Adopting An Orphaned Kitten - The Early Weeks


It’s easy to decide on adopting a kitten – what’s not to love? Kittens are adorable, and this isn’t a surprise at all considering the way cute cat videos spread like wildfire throughout social media. However, not all kittens are going to be litter-trained and immediately ready to play. You might find yourself the sole parent of a very tiny and helpless newborn animal who has no mother to turn to.

Furry bundle of joy.

Recently, my family welcomed our newest furry addition in the form of Eevee. She was found in a pot by a family friend, abandoned for more than two days – her mother had forgotten to move her along with the rest of her siblings. When she came to us, we could tell that she still didn’t have very great eyesight and her hearing wasn’t fully developed yet. After reading through some kitten growth charts online, we deduced that she must be around 2 to 3 weeks old.


The first thing to do is to check on the new kitten, and whether it might need to visit a veterinarian. I once adopted an abandoned three week old kitten that had severe diarrhea, a swollen tummy and back legs that couldn’t support his weight. I immediately brought him to a vet who took care of him for a few days before I brought him home. It’s important to get a vet’s opinion on things instead of taking on sickly kittens by yourself, especially at this tender age.


Mama Cat would usually have this all covered, but now you’re in charge. Newborns are usually fed every couple of hours, though Eevee as a slightly older kitten asked for milk every 3-4 hours. She made it very clear when she was hungry, so we knew when to feed her. Don’t feed your kittens the milk you usually have with your cereal! Instead, drop by a pet store and get a nursing bottle and some lactose-free kitten’s milk. You’ll have the option of liquid milk in cartons or the powder kind that you will have to mix yourself.

Eevee and her bottle.

Some kittens might not take too kindly to the bottles. For tinier babies, it might be a better idea to find a syringe to accommodate their smaller mouths. It will take a while for your kitten to get used to an idea of a bottle – just be persistent and patient. If the kitten is chewing on the bottle and seems frustrated, it could mean that the bottle isn’t positioned properly. You’ll know she’s happy when she’s suckling rhythmically while keeping still.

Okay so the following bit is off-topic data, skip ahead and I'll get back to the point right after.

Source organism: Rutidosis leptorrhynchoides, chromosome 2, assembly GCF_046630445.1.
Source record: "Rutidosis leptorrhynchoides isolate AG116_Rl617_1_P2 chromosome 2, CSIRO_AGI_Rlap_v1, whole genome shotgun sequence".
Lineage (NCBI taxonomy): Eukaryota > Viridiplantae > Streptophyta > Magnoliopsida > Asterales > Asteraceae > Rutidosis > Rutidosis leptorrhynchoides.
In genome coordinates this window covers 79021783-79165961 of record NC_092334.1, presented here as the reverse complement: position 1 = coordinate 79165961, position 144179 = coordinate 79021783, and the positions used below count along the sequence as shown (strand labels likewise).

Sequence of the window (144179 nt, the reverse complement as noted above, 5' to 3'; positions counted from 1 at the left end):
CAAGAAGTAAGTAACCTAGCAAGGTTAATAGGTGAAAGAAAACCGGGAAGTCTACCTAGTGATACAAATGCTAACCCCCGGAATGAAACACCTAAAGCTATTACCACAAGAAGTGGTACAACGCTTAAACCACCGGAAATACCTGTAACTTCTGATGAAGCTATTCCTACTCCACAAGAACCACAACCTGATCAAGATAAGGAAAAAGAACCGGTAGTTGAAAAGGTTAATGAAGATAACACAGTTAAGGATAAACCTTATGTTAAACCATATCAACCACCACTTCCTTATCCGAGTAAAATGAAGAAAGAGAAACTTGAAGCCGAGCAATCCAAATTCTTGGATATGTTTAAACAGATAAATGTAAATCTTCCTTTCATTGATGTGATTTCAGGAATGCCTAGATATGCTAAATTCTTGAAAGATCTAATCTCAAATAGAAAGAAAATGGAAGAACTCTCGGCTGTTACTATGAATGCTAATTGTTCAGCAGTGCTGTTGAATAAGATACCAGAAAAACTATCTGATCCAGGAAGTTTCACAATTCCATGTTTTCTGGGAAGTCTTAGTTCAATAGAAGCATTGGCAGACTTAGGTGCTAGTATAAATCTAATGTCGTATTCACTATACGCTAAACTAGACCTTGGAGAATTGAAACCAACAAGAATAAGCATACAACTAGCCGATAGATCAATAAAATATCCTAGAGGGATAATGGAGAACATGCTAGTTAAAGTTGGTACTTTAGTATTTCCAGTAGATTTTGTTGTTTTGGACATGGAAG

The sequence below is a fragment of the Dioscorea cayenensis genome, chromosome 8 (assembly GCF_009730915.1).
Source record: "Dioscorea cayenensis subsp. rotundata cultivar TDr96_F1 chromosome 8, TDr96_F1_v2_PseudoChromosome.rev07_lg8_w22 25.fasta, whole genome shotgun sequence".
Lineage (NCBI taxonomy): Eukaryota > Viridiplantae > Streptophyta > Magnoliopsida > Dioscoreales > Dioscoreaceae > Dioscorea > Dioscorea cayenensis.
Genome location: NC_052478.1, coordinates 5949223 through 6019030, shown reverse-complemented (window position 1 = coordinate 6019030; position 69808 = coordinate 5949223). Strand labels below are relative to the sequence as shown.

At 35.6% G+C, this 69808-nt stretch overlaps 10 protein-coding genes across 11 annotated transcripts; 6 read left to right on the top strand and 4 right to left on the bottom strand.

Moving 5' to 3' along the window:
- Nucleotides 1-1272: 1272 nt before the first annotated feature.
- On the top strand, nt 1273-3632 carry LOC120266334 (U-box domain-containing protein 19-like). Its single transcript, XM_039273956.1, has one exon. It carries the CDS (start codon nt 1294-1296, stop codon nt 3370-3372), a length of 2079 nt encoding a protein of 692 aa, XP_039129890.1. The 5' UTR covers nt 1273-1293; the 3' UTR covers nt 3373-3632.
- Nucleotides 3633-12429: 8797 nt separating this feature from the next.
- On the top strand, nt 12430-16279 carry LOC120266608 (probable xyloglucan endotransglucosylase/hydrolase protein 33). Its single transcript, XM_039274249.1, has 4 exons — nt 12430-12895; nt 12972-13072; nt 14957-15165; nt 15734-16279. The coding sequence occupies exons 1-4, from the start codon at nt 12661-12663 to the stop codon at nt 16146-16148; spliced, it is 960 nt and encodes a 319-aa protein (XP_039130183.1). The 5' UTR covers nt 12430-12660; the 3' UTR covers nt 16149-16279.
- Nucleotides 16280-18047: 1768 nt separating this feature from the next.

Toilet Time
Kittens at this age are way too young to use a litterbox. In fact, they can’t go to the toilet at all without proper assistance. Usually, Mama Cat would lick up any waste produced by her babies, and the stimulation of her tongue will encourage them to relieve themselves. You’ll have to recreate this. Just get some newspaper to cover the ground and a damp paper towel or washcloth to act as Mama Cat’s tongue replacement.

You can go about the next step in two ways: Either roll the kitten gently onto her back or keep her standing. Either way, gently rub her bottom with the paper towel/washcloth until she starts to pee. Then it’s just a matter of keeping a rhythm going until the kitten is done. Once that’s over, you can clean up (very gently) with some baby wipes to the kitten’s bottom. If your kitten hasn’t pooped in a while, she might be constipated; if so, visit a vet for some kitten-friendly laxatives.

Nothing like a cuddle-buddy to keep you company.

With lots of love and care, your new kitten will thrive and come to see you as its new Mama Cat. And as for those times you can’t be around? There’s always the cuddly plush toy to keep her company.



Sara Ikmal

Newly graduated and working in advertising, I come from a family of cat-lovers. We've had cats throughout my entire life. Between us, we have five cats: Pebbles, Spyro, Lola, Shiro and Eevee. Other than my love for cats, I'm a bookworm who enjoys rock-climbing on the weekends.

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